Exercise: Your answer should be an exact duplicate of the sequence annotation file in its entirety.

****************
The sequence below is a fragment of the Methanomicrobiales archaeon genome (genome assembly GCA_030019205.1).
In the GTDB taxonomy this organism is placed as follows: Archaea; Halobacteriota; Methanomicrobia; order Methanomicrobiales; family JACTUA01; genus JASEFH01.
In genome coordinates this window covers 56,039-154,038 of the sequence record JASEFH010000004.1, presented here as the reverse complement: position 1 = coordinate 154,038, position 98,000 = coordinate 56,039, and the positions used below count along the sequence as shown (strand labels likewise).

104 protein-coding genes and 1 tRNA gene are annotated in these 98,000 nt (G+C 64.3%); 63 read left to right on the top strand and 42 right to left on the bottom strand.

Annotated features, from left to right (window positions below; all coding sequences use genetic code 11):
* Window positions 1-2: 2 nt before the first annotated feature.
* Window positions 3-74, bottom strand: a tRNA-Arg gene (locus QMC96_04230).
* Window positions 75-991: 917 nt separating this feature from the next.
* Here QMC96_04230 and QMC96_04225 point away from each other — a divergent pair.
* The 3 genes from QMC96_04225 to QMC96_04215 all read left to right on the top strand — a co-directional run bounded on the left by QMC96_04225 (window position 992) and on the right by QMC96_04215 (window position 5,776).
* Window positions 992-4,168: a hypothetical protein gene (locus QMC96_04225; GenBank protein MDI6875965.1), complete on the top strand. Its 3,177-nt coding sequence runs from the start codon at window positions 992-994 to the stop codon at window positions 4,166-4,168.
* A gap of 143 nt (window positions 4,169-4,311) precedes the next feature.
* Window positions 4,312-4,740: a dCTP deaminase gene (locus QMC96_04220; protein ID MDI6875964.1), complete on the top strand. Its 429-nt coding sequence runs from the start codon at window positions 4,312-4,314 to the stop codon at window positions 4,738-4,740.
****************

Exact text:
The sequence below is a fragment of the Methanomicrobiales archaeon genome (genome assembly GCA_030019205.1).
In the GTDB taxonomy this organism is placed as follows: Archaea; Halobacteriota; Methanomicrobia; order Methanomicrobiales; family JACTUA01; genus JASEFH01.
In genome coordinates this window covers 56,039-154,038 of the sequence record JASEFH010000004.1, presented here as the reverse complement: position 1 = coordinate 154,038, position 98,000 = coordinate 56,039, and the positions used below count along the sequence as shown (strand labels likewise).

104 protein-coding genes and 1 tRNA gene are annotated in these 98,000 nt (G+C 64.3%); 63 read left to right on the top strand and 42 right to left on the bottom strand.

Annotated features, from left to right (window positions below; all coding sequences use genetic code 11):
* Window positions 1-2: 2 nt before the first annotated feature.
* Window positions 3-74, bottom strand: a tRNA-Arg gene (locus QMC96_04230).
* Window positions 75-991: 917 nt separating this feature from the next.
* Here QMC96_04230 and QMC96_04225 point away from each other — a divergent pair.
* The 3 genes from QMC96_04225 to QMC96_04215 all read left to right on the top strand — a co-directional run bounded on the left by QMC96_04225 (window position 992) and on the right by QMC96_04215 (window position 5,776).
* Window positions 992-4,168: a hypothetical protein gene (locus QMC96_04225; GenBank protein MDI6875965.1), complete on the top strand. Its 3,177-nt coding sequence runs from the start codon at window positions 992-994 to the stop codon at window positions 4,166-4,168.
* A gap of 143 nt (window positions 4,169-4,311) precedes the next feature.
* Window positions 4,312-4,740: a dCTP deaminase gene (locus QMC96_04220; protein ID MDI6875964.1), complete on the top strand. Its 429-nt coding sequence runs from the start codon at window positions 4,312-4,314 to the stop codon at window positions 4,738-4,740.